Zebrafish embryos under microscope.

Fresh insights into how zebrafish repair their nerve connections could hold clues to new therapies for people with spinal cord injuries.

Researchers have pinpointed key molecules that prompt damaged nerve fibers in the fish to regenerate themselves. The findings could pave the way for treatments that help restore vital connections between the brain and muscles of the body that are lost after spinal cord injury.

For people and other mammals, damage to the spinal cord is permanent and results in irreversible paralysis. Zebrafish have the remarkable ability to regain full movement within four weeks of injury to their spinal cord.

Studies have shown that they are able to restore damaged connections and nerve cells in the spinal cord.

Scientists at the University of Edinburgh’s Centre for Neuroregeneration have pinpointed a key mechanism that helps the nerve connections to regrow.

They found that after injury, wound-healing cells called fibroblasts move into the site of damage.

These fibroblasts produce a molecule called collagen 12, which changes the structure of the support matrix that surrounds nerve fibers.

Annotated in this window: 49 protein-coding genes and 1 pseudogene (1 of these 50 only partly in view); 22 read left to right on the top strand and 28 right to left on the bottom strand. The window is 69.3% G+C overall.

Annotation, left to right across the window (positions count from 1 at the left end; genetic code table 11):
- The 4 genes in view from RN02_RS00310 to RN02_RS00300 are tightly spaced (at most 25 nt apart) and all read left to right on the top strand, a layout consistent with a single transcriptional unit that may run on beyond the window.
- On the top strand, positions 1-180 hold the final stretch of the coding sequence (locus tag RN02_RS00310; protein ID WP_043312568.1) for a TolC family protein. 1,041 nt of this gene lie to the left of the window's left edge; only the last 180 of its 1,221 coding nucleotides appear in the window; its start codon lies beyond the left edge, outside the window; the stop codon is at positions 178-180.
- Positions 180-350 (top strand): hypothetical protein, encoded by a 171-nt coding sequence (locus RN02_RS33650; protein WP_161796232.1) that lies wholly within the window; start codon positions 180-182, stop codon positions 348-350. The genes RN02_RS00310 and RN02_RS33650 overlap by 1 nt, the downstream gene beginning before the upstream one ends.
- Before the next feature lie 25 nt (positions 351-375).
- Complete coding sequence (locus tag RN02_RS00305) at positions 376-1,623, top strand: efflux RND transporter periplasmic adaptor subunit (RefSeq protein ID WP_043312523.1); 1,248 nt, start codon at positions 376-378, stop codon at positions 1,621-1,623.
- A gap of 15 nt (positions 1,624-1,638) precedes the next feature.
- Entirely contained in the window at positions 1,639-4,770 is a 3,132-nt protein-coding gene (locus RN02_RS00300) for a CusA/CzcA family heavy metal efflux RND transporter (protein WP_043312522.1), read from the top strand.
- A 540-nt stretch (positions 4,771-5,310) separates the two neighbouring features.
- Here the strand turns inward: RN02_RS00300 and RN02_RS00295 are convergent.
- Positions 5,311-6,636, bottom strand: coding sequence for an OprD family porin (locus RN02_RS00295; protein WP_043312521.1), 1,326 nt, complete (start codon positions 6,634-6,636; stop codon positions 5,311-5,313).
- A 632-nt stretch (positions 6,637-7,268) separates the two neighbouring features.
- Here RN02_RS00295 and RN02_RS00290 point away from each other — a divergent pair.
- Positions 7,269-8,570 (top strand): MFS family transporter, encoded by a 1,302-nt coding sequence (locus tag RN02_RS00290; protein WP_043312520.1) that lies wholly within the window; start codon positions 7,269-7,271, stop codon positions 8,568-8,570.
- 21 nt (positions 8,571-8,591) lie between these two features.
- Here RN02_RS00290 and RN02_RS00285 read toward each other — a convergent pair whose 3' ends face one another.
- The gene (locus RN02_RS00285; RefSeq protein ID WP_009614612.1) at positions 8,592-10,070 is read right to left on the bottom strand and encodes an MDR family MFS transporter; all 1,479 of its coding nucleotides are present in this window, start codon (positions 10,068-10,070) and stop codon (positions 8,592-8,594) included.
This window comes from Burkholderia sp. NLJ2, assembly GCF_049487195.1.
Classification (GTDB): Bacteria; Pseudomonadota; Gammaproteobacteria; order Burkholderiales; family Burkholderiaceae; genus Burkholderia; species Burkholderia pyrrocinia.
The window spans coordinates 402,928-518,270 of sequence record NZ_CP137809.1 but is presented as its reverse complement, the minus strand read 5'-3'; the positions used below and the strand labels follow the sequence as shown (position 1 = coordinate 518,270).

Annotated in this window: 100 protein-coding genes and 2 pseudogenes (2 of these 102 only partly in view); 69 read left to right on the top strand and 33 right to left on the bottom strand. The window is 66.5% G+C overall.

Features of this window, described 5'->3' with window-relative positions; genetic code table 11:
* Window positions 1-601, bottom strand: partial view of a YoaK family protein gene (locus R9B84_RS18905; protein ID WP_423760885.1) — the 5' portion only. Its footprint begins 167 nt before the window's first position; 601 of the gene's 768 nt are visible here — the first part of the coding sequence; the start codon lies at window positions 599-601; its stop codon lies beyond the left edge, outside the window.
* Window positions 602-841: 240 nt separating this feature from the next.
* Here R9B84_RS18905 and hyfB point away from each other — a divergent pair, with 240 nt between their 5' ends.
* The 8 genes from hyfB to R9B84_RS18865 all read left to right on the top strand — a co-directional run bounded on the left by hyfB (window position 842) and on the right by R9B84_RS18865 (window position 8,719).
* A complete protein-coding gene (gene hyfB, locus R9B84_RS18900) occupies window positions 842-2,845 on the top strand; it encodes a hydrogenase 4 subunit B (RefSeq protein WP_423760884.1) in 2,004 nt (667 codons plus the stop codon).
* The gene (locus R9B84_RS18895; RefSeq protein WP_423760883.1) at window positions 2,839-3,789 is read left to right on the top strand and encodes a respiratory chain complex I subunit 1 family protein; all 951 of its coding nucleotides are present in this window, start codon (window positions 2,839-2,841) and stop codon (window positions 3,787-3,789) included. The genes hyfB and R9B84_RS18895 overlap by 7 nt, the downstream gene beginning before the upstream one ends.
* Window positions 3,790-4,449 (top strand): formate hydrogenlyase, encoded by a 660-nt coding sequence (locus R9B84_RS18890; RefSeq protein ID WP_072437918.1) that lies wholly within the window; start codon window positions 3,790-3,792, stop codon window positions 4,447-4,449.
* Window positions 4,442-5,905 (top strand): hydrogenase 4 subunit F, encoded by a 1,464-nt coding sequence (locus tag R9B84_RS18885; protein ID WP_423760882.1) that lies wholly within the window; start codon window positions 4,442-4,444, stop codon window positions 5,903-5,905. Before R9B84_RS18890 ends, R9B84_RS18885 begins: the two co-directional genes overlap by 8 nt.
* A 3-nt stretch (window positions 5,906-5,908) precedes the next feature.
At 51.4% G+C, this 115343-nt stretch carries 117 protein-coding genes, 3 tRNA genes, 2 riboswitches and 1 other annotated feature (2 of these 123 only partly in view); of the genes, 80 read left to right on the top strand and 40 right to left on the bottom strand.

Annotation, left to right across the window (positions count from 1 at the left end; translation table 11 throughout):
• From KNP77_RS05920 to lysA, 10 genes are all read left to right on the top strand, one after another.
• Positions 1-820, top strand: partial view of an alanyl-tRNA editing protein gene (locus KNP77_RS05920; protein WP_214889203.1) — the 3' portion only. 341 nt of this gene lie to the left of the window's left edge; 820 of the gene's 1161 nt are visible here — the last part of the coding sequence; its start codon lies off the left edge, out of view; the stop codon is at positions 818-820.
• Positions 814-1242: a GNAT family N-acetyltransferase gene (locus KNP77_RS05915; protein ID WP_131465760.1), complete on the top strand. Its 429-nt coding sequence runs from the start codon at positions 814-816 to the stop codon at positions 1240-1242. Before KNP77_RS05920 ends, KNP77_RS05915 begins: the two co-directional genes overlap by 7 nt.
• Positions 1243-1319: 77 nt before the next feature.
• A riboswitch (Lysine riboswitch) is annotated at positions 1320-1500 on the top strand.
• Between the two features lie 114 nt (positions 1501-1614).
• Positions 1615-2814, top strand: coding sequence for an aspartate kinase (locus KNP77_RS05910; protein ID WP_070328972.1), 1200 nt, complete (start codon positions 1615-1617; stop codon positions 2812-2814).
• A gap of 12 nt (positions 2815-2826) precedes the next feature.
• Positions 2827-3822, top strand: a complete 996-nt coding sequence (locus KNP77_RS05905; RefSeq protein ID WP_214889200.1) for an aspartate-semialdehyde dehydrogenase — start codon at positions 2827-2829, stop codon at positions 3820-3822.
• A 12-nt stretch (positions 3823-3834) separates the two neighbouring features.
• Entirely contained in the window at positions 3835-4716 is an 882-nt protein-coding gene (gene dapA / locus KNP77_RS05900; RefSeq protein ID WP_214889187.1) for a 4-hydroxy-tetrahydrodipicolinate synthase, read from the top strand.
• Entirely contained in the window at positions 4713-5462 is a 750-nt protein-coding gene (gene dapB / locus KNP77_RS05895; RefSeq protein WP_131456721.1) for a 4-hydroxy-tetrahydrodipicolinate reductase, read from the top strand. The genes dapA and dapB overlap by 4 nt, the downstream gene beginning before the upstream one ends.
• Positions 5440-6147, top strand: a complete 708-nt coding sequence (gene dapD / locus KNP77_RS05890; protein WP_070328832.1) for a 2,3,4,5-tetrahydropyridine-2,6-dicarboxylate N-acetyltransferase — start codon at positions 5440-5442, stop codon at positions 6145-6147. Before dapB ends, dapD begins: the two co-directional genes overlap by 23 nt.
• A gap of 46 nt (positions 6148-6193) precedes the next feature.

This enables the damaged fibers to grow back across the wound site and restore the lost connections.

The team found that fibroblasts are instructed to make collagen 12 by a chemical signal called wnt. Understanding these signals could hold clues for therapies to help heal the spinal cord after injury, the researchers say.

"In people and other mammals, the matrix in the injury site blocks nerves from growing back. We have now pinpointed the signals that remove this roadblock in zebrafish, so that nerve cells can repair connections that are lost after damage to the spinal cord," said Thomas Becker, of the Centre for Neuroregeneration at the University of Edinburgh.

The team next plans to check whether triggering wnt signals in other animals can help them to repair nerve connections damaged by spinal cord injuries

The study was published in the journal Nature Communications.